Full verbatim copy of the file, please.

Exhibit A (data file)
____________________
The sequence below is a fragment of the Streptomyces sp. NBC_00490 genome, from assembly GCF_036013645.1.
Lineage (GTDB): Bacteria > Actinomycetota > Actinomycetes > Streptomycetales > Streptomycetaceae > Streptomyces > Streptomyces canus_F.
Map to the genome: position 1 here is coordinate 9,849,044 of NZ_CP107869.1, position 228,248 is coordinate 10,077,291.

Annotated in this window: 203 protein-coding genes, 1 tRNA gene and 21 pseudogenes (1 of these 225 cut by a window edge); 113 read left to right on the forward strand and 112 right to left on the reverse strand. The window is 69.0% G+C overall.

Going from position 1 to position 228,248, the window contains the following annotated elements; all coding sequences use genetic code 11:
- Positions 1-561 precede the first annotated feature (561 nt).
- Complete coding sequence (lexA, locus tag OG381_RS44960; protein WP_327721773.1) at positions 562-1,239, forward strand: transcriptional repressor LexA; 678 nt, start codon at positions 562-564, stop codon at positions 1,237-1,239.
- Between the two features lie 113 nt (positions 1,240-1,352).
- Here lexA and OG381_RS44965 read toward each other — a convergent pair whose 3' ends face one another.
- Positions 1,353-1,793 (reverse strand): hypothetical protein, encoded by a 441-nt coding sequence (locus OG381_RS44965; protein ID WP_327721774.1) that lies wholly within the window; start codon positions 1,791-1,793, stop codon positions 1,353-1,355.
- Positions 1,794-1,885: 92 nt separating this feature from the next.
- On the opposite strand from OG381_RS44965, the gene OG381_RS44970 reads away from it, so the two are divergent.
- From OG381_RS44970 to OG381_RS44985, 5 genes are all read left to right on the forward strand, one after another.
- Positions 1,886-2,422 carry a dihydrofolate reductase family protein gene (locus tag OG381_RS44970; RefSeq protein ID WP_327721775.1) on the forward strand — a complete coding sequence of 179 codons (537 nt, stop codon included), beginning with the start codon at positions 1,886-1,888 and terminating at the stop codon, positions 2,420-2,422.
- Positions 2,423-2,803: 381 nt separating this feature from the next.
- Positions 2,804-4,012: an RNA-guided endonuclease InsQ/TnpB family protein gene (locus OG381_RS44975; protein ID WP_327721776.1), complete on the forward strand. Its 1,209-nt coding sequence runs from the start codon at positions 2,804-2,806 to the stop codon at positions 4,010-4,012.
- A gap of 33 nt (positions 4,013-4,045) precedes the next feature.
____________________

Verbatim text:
The sequence below is a fragment of the Streptomyces sp. NBC_00490 genome, from assembly GCF_036013645.1.
Lineage (GTDB): Bacteria > Actinomycetota > Actinomycetes > Streptomycetales > Streptomycetaceae > Streptomyces > Streptomyces canus_F.
Map to the genome: position 1 here is coordinate 9,849,044 of NZ_CP107869.1, position 228,248 is coordinate 10,077,291.

Annotated in this window: 203 protein-coding genes, 1 tRNA gene and 21 pseudogenes (1 of these 225 cut by a window edge); 113 read left to right on the forward strand and 112 right to left on the reverse strand. The window is 69.0% G+C overall.

Going from position 1 to position 228,248, the window contains the following annotated elements; all coding sequences use genetic code 11:
- Positions 1-561 precede the first annotated feature (561 nt).
- Complete coding sequence (lexA, locus tag OG381_RS44960; protein WP_327721773.1) at positions 562-1,239, forward strand: transcriptional repressor LexA; 678 nt, start codon at positions 562-564, stop codon at positions 1,237-1,239.
- Between the two features lie 113 nt (positions 1,240-1,352).
- Here lexA and OG381_RS44965 read toward each other — a convergent pair whose 3' ends face one another.
- Positions 1,353-1,793 (reverse strand): hypothetical protein, encoded by a 441-nt coding sequence (locus OG381_RS44965; protein ID WP_327721774.1) that lies wholly within the window; start codon positions 1,791-1,793, stop codon positions 1,353-1,355.
- Positions 1,794-1,885: 92 nt separating this feature from the next.
- On the opposite strand from OG381_RS44965, the gene OG381_RS44970 reads away from it, so the two are divergent.
- From OG381_RS44970 to OG381_RS44985, 5 genes are all read left to right on the forward strand, one after another.
- Positions 1,886-2,422 carry a dihydrofolate reductase family protein gene (locus tag OG381_RS44970; RefSeq protein ID WP_327721775.1) on the forward strand — a complete coding sequence of 179 codons (537 nt, stop codon included), beginning with the start codon at positions 1,886-1,888 and terminating at the stop codon, positions 2,420-2,422.
- Positions 2,423-2,803: 381 nt separating this feature from the next.
- Positions 2,804-4,012: an RNA-guided endonuclease InsQ/TnpB family protein gene (locus OG381_RS44975; protein ID WP_327721776.1), complete on the forward strand. Its 1,209-nt coding sequence runs from the start codon at positions 2,804-2,806 to the stop codon at positions 4,010-4,012.
- A gap of 33 nt (positions 4,013-4,045) precedes the next feature.